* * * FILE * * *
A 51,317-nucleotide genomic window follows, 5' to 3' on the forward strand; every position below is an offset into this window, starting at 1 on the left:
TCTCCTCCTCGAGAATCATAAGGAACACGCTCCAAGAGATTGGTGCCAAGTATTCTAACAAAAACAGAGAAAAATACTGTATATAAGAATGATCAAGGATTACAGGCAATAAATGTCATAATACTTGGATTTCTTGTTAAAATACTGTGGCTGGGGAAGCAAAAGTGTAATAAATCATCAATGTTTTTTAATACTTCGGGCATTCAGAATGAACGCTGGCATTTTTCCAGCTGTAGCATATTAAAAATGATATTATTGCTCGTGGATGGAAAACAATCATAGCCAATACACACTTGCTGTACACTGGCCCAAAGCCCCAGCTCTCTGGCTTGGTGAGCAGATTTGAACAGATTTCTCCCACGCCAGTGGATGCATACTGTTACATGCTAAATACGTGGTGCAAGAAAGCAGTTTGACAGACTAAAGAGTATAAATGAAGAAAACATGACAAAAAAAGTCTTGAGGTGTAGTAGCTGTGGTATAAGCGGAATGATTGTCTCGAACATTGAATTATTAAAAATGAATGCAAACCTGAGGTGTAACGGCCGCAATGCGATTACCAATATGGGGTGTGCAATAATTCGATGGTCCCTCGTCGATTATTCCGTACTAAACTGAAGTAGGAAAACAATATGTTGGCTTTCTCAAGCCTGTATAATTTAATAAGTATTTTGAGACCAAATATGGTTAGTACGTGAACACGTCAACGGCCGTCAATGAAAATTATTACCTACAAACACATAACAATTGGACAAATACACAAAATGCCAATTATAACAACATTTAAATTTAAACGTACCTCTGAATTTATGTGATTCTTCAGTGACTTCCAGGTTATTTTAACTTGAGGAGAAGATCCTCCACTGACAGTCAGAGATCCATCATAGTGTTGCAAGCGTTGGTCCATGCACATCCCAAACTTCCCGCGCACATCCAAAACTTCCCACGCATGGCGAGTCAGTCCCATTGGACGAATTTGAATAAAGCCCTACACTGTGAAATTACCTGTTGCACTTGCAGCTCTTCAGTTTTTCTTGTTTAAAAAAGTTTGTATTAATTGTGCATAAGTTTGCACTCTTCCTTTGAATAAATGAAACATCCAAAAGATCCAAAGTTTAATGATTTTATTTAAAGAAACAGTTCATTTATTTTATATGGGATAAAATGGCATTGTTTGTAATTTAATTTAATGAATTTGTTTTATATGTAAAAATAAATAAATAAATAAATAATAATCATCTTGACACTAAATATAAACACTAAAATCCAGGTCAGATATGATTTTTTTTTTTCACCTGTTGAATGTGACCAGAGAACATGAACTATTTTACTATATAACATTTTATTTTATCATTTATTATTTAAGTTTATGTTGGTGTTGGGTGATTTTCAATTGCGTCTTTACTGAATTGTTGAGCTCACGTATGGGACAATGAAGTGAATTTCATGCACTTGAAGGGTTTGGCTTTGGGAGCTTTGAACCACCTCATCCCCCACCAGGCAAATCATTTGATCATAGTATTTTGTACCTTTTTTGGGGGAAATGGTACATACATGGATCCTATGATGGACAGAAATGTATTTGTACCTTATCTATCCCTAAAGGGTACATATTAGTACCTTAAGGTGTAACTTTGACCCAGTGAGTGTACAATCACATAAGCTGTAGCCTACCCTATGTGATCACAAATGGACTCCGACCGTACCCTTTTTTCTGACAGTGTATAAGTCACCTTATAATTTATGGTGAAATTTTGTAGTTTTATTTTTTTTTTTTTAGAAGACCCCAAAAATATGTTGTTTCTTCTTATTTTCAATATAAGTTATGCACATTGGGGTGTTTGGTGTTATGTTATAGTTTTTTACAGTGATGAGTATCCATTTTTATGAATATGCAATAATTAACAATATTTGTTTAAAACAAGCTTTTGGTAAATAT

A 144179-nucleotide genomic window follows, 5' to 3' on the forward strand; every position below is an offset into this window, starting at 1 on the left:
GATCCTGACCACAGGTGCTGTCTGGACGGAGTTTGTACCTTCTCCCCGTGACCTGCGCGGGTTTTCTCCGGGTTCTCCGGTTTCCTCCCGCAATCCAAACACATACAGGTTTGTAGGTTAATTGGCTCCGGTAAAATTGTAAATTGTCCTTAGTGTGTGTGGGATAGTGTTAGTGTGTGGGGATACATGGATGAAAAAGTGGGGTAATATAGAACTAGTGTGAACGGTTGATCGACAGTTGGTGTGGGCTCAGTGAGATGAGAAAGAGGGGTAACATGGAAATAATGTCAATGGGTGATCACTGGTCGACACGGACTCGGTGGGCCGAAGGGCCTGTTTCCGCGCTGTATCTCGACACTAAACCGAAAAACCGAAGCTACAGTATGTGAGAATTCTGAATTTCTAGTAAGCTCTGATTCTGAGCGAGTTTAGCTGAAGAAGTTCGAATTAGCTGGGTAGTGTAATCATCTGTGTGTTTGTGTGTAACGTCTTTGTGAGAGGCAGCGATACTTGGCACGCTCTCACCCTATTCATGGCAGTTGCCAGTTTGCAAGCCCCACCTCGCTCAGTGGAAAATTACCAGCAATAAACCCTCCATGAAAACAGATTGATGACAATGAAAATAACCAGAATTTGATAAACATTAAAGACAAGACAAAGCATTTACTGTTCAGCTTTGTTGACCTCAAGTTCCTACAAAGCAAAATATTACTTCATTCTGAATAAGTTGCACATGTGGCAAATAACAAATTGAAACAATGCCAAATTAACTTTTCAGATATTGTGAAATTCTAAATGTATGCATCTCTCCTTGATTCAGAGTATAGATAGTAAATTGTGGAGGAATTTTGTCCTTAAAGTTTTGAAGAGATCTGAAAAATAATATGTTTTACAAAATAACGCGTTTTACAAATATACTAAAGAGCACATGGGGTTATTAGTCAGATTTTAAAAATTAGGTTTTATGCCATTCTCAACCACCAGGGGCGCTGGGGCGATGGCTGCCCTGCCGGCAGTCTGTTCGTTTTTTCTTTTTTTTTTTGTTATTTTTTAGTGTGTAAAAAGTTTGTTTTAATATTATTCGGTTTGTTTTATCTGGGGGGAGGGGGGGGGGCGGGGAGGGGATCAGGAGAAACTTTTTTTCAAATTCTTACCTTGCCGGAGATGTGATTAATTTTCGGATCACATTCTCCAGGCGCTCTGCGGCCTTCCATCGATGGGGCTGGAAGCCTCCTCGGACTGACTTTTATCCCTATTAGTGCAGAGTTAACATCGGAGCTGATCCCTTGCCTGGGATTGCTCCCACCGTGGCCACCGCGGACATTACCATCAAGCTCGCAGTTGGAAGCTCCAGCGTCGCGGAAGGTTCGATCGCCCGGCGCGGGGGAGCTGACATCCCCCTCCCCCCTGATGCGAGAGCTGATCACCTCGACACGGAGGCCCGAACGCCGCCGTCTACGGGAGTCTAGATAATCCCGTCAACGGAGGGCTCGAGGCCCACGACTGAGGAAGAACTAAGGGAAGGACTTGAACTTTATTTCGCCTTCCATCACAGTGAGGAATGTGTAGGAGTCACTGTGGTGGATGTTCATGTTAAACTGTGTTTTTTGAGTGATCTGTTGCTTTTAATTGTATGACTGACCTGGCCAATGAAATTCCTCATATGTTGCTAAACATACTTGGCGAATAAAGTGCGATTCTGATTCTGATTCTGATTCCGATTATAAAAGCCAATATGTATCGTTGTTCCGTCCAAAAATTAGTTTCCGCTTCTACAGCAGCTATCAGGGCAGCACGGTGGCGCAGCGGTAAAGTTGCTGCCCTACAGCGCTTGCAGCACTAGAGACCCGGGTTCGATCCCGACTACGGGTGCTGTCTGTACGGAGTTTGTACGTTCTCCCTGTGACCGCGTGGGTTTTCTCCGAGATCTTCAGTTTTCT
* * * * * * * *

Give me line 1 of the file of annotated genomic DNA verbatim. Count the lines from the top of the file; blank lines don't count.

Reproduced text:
A 51,317-nucleotide genomic window follows, 5' to 3' on the forward strand; every position below is an offset into this window, starting at 1 on the left: